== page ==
The drop shot was a big weapon for Federer against Zverev Sunday. On this one, he went toppling into the net and may have dinged his Achilles a bit. He got a pat on the back from Federer. (TennisTV)

Increased use of the slice

Federer also readjusted, for a final time in match conditions, his tactics on the backhand side.

The Swiss star returned in Australia after a six-month absence with a notably improved topspin backhand. It was a big reason for his victories at the Australian Open, Indian Wells and Miami. 

 If he got a little carried away with using it when he made his grass-court debut in Stuttgart last week against friendly foe Tommy Haas, he made the necessary adjustments in his five matches in Halle this week.

Federer cracked up when the beaten Zverev told him he wasn’t liking him very much, at that particular moment. (TennisTV)

Against Zverev, he used the slice over the topspin 65 per cent of the time. Again, a hugely effective tool.

During the trophy ceremony, the 20-year-old Zverev was smiling, as gracious as could be. Not in a “I don’t deserve to be on the same court with you” kind of way. It was more of a “Okay, you’re the grass maestro. Lesson learned. Moving on. I’ve got 15 years on you, old man” kind of way.

“Looking forward to playing him again, but not really liking him today,” said Zverev, who also said he “hoped” Federer would win Wimbledon and thought he could do it.

Zverev took the defeat well – hopefully not too well. Still a very good week for him. (TennisTV)

On Federer’s side, a little wistfulness, disingenuous or not. 

“I don’t know if I’m ever going to win this tournament again, so I’m going to enjoy this one as much as I possibly can,” he told the crowd.

Zverev was denied in the doubles final as well. Teamed with older brother Mischa, the pair lost to No. 1 seeds Lukasz Kubot and Marcelo Melo 7-5, 3-6, 10-8.

Federer nails down the No. 3 seed at Wimbledon with the victory. It doesn’t change anything from having been the No. 4 seed in terms of the possibilities of his draw. But he’ll probably like the look of it anyway.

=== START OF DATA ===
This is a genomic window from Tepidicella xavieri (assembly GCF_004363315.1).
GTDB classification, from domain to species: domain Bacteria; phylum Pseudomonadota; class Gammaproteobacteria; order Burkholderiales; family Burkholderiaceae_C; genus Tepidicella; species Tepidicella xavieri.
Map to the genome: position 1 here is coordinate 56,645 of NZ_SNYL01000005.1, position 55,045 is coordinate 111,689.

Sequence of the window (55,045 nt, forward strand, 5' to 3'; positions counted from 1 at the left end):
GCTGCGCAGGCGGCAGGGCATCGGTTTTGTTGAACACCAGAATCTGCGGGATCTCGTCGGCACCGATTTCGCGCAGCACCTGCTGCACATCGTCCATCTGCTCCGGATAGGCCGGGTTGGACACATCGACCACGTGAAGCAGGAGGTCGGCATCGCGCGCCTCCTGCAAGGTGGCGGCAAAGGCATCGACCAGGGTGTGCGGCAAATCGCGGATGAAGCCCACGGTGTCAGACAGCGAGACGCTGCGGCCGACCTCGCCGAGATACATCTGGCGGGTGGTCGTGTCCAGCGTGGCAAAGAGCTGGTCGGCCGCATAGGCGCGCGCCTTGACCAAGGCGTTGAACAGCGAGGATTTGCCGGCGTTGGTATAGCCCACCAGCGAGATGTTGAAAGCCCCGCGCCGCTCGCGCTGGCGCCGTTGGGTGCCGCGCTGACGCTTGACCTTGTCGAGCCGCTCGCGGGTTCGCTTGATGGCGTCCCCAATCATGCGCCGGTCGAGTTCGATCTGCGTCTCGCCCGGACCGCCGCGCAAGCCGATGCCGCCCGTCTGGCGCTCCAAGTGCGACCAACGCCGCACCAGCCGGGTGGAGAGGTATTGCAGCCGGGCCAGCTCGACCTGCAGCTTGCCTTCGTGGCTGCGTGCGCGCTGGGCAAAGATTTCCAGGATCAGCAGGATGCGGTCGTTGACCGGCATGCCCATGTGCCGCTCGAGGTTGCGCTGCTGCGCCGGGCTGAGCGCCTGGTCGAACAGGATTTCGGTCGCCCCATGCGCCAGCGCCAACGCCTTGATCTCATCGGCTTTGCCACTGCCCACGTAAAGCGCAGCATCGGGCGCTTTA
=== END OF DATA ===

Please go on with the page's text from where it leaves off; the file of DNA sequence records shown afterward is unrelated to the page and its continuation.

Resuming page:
He’ll remain No. 5 in the actual ATP Tour rankings, come Monday.

(Screenshots from TennisTV)

Djokovic to face Zverev in Rome final

It was certainly going to be difficult for Dominic Thiem to come back and play another one of the greatest ever, less than 24 hours after beating Rafael Nadal in straight sets.

Thiem handed the nine-time French Open champion his first defeat on clay this season. Novak Djokovic brought Thiem back down to earth with a resounding thud.

The Serbian, who turns 30 on Monday, brushed off the legitimate Thiem threat in just under an hour. The 6-1, 6-0 victory was comprehensive.

Thiem won just two of 13 points with his second serve, just 46 per cent with his first serve in suffering la baguette and le bagel.

Djokovic was screaming and roaring as though he was in his closest match of the season. There was fire in him that had not been seen in quite awhile. The tennis was to the same level. 

“This is undoubtedly my best performance of this year and maybe even longer. I’m overjoyed and happy with every minute that I spent on the court today. It was a perfect match. Everything that I intended to do, I have done it and even more,” Djokovic told the media in Rome. “There’s not much to say except that I am so grateful to experience something like this, because I have been waiting and working for it for a long time.”

It was his second victory of the day. In the afternoon, Djokovic picked up his quarter-final match against Juan Martin del Potro at 6-1, 1-2 and finished off a 6-1, 6-4 victory.

He was happy.

What to take from it? Only good news for Djokovic, who found the fire and may well stoke it right through the fortnight in Paris.